So, this thing happened around the end of November. My dad died.
Everything after that, for, like, the next month? It kind of feels like what Ed Norton’s character in “Fight Club” describes insomnia to be like: a copy, of a copy, of a copy. Nothing’s quite real.
The Maestro and I ate at La Villa Rosa a few weeks after this had happened, and it fell squarely into that hazy time for me. The place was…fine, really. I’d just come from the gym– because that’s how you want to do pizza, see, right after working out– and I remember sitting there, feeling like things were going on around me…but I was outside of the world, watching it. Watching reality happen without my participation. Watching the wheels, to quote my hero John Lennon.
I wonder if this is what Dad sees now, I thought. I thought back to what Rufus the Apostle said in the movie “Dogma:” “You know what the dead do with most of their time? Watch the living.”
I remember glancing outside– it had begun to snow– and looking at the car I was driving, which was Dad’s car, his customized silver Ford Mustang California Special.
I remember every blink seemed to be like I was holding back tears.
Leon was there, and his girlfriend, and Jason, I like those guys. Mrs. Maestro, who is one of my favorite people in the world but with whom I have a famously prickly relationship, showed me a Star Wars joke on her iPhone.
The TV on the wall was showing a Disney Christmas movie, which begged the question of why the hell Donald and his related Ducks never wore pants.
The Mustang’s going to fishtail in the snow, I thought absently. Dad always used to put bags of salt in the trunk after the first snow. Another blink, to hold back another tear. He’s only been gone a couple weeks, and I’m already lost without him to tell me what to do.
I remember looking over at the Maestro. He looked back at me, and the exchange was without words. He knew I was in enormous pain, and he had no idea what to do about it.
He and my father are similar in that neither of them deal well with feelings of helplessness when it comes to people they care about.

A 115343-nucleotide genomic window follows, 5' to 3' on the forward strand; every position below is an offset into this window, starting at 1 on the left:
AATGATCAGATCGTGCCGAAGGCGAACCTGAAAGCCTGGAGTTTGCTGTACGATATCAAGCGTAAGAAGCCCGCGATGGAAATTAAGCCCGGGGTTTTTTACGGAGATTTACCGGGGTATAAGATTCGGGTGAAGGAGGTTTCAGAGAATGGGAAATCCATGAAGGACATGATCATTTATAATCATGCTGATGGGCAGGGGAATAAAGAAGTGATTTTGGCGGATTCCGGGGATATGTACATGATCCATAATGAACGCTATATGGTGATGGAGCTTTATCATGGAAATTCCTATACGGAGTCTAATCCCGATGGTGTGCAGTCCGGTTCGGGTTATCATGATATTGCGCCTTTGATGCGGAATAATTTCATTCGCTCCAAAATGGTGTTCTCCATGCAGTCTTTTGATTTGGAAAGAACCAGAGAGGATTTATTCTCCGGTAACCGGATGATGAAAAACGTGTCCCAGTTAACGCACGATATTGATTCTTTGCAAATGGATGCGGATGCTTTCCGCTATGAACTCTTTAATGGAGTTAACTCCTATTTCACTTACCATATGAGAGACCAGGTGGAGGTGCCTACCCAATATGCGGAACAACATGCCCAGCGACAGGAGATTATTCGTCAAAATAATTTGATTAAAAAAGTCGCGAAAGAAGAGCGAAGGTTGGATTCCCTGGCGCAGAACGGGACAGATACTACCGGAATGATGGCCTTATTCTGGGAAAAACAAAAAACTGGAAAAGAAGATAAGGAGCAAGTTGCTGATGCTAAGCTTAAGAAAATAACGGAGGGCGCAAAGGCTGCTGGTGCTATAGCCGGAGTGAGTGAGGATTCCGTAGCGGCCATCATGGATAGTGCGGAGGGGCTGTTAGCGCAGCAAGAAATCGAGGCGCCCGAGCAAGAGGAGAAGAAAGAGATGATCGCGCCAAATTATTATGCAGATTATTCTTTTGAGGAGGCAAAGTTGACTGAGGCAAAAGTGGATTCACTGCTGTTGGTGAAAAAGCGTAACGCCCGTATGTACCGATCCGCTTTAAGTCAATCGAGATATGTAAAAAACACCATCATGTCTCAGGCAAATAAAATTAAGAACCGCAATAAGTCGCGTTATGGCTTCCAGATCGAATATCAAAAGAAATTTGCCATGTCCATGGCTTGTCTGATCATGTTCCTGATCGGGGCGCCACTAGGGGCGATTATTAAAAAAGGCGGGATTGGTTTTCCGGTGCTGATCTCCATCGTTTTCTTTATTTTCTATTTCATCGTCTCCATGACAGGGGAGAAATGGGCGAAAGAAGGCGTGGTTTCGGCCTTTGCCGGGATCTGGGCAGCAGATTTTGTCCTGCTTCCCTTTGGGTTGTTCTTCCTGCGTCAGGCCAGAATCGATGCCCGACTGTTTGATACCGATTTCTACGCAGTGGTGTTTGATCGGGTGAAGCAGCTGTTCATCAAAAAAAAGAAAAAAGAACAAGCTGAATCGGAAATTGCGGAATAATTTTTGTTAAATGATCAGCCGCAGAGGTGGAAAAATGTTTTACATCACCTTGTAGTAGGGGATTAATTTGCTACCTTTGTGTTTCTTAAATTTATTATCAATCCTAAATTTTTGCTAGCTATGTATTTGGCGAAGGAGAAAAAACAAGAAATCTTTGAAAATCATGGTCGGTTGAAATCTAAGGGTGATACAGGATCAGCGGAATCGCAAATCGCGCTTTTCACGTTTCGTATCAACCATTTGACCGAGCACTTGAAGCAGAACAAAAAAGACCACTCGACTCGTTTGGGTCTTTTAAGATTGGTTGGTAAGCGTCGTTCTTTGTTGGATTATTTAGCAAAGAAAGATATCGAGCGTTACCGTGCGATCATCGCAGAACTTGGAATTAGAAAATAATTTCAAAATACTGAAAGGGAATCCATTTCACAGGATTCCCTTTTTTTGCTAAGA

The pizza was all right. Gooey cheese, enough crisp veggies. It fell in the middle of the bell curve quality wise, as far as I was concerned. Conversation swirled around me; the lights on the Christmas tree the restaurant had erected twinkled; outside the snow had begun to fall a little harder.
Dad’s signature turns of phrase echoed in my brain. Communication is the art of exchanging ideas. Nothing has meaning except that which you assign it. Watch what you’re spending your energy packets on.
As I studied, outside the window, the glint of the streetlight against the silver of Dad’s Mustang, the image occurred to me of him coming home from work early one day, still in his shirt and tie, to take me to see Return of the Jedi in the theater. Just me and him. He had told me that he had a lightsaber in his closet, but he couldn’t show it to me because “Yoda said no.”
But, he said, when I was old enough, I could build my own lightsaber, just like Luke Skywalker had.
I once snuck into his closet, when my parents weren’t home, looking for the lightsaber. I couldn’t find it. I assumed he’d stashed it in the shoeboxes that were too high for me to reach.
Smart thinking, I had thought at the time. Make the student Jedi work for it myself.
“Would you like a box?” the waitress was asking me, referring to my leftover pizza.
I looked at her blankly, unable, for the moment, to shove the image of my father’s coffin out of my head.
“Yes, please,” I finally said, shaking out of it.
Because you have to shake out of it eventually.
Or else the Maestro will wax your ass on the go kart track.